Through the first two seasons of Bryce Harper's career, he's shown prodigious power at a young age. If his offseason plan comes to fruition, he'll be bigger and stronger than ever in 2014.
According to Anna McDonald of ESPN, Bryce Harper is looking to bulk up this winter after finishing the 2013 season at 218 pounds. The 21-year-old prodigy isn't just looking to put on a little weight, he's looking to transform his body in preparation for the rigors of a long, grinding season.
"I'm excited to take a month off, that's something I'm excited for, let the body rest," Harper said. "Let the body heal a little bit and get as big as a house. That's the biggest thing I try to do."
"As big as a house" is a phrase that might already be in production for a line of clothing in Washington, D.C for the upcoming season. While the notion might seem crazy for a young athlete like Harper, he seems to have a goal in mind.
"I want to go into spring training about 240, 245," said Harper. "I'll lose about 20 pounds during the season."
According to Harper's Baseball-Reference page, he's listed at 230 pounds. If he shows up to spring training 10-15 pounds heavier, concerns about its effect on his game will become a narrative for the media to talk about. Speed, range in the outfield and injury risk due to more weight will become part of the conversation around Harper.
Of course, so will the added bulk changing his strength profile at the plate. If Harper does succeed in his goal, he'll likely be stronger throughout the rigors of the season. Even if he loses the weight by midseason or September, he'll still be bigger than he was when the 2013 season ended.
Bryce Harper has proven to be an awfully powerful hitter during his short time in the major leagues. Over the first 257 games of his career, Harper has slugged 42 home runs, while posting a .481 slugging percentage.
Those figures may not be close to as prolific as Barry Bonds or Mark McGwire in their respective primes, but when comparing Harper with every 19- and 20-year-old hitter in the history of baseball, his place in the record book stands out.
|Young Sluggers (Most HR Through Age-20 Season)|
Harper isn't just powerful, he blasted more home runs through his age-20 season than all but two hitters, Mel Ott and Tony Conigliaro, in the history of the sport. While that is an impressive feat without context, the names below him on that list make it stand out even more. Alex Rodriguez, Frank Robinson, Ken Griffey Jr. and Mickey Mantle began some of the most prolific careers in baseball history by producing fewer home runs than Bryce Harper.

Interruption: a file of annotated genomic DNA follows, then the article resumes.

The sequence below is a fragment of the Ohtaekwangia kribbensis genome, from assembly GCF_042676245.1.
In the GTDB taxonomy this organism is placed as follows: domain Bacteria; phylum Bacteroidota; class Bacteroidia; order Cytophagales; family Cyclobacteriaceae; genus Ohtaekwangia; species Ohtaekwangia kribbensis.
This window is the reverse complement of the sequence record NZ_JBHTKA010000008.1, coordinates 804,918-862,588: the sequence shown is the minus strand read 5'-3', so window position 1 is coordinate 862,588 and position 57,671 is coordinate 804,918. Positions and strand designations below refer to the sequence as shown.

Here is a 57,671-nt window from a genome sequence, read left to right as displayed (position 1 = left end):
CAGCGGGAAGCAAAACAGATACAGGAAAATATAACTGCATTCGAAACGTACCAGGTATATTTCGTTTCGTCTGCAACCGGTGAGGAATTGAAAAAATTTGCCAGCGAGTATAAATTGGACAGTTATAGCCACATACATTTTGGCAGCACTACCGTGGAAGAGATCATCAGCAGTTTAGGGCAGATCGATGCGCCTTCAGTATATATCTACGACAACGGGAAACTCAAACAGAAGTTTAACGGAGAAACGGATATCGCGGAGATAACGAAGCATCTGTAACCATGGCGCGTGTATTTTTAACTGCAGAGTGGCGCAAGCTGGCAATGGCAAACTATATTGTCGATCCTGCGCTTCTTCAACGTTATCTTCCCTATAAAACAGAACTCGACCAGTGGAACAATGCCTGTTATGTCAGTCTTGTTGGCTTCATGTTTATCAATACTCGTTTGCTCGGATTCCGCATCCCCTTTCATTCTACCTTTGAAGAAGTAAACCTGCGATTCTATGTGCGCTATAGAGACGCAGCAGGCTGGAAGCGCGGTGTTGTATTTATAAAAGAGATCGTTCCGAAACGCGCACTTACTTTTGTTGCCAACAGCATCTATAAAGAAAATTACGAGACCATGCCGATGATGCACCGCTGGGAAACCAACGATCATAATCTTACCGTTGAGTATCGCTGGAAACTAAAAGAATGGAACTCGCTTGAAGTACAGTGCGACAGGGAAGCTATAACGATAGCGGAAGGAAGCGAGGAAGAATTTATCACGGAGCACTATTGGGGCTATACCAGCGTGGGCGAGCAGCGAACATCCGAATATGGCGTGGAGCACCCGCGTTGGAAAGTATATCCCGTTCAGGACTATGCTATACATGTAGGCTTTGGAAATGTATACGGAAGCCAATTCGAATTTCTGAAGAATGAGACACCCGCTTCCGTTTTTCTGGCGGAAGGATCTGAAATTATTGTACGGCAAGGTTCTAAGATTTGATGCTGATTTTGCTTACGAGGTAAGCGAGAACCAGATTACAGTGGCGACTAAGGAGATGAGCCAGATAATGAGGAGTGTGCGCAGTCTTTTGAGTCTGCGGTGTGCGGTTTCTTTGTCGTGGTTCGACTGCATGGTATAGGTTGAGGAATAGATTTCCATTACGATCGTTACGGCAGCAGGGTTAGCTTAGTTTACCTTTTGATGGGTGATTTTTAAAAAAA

Now, heading into his age-21 season, Harper is poised to become bigger and possibly stronger. It remains to be seen if it will lead to more home runs, but the natural progression of power hitters typically leads to more power as the years go on.
Legendary baseball writer Peter Gammons agrees with that notion. Recently, before the news of Harper's weight gain became public knowledge, Gammons listed Harper among five players with the potential to approach a "near-historic" level in 2014. Per the column on Gammons Daily: "His OPS still rose from .817 to .854 despite the injuries, we have seen his prodigious power, his hitting skills, his edgy fire and his wont to be great."
As Gammons noted, Harper's .854 OPS, factoring in his excellent plate discipline, was an improvement over his age-19 season. While the home run totals are staggering, so is Harper's place among the best adjusted OPS marks for young hitters in history. Through his age-20 season, the Nationals star owns the sixth-best OPS+ (125) in history (subscription required for link). Among the names below him on that list: Ken Griffey Jr. and Al Kaline.
Yes, Harper's OPS, despite the weight loss at the end of last season, rose from 2012 to 2013. As the former No. 1 overall pick moves into his third year and age-21 season, predicting a rise to 30 or 35 home runs wouldn't be outlandish.
Now, Harper's ascension to the top of the power-hitting charts may begin even more quickly than expected.
Bryce Harper's desire to be great, evident to any baseball fan who has followed his path from Sports Illustrated cover boy at the age of 16 to top draft pick to his ascension through the minor leagues to stardom in Washington, is almost surely the driving force behind this offseason's weight-management tactic.
Take a look at the following home run hit by Harper in a late-September game this past season. If he's feeling weaker than usual, it certainly doesn't show. By blasting a low pitch deep into the right-center field seats, Harper showed the type of easy, natural power that has been present in his swing since video of his amateur exploits first hit the Internet.
Naturally, without the aid of more bulk, Bryce Harper has the ability to be one of the best power-hitting stars in baseball.
With some added heft, the National League could be in big trouble during the 2014 season.
Will Harper become one of the best sluggers in baseball in 2014?
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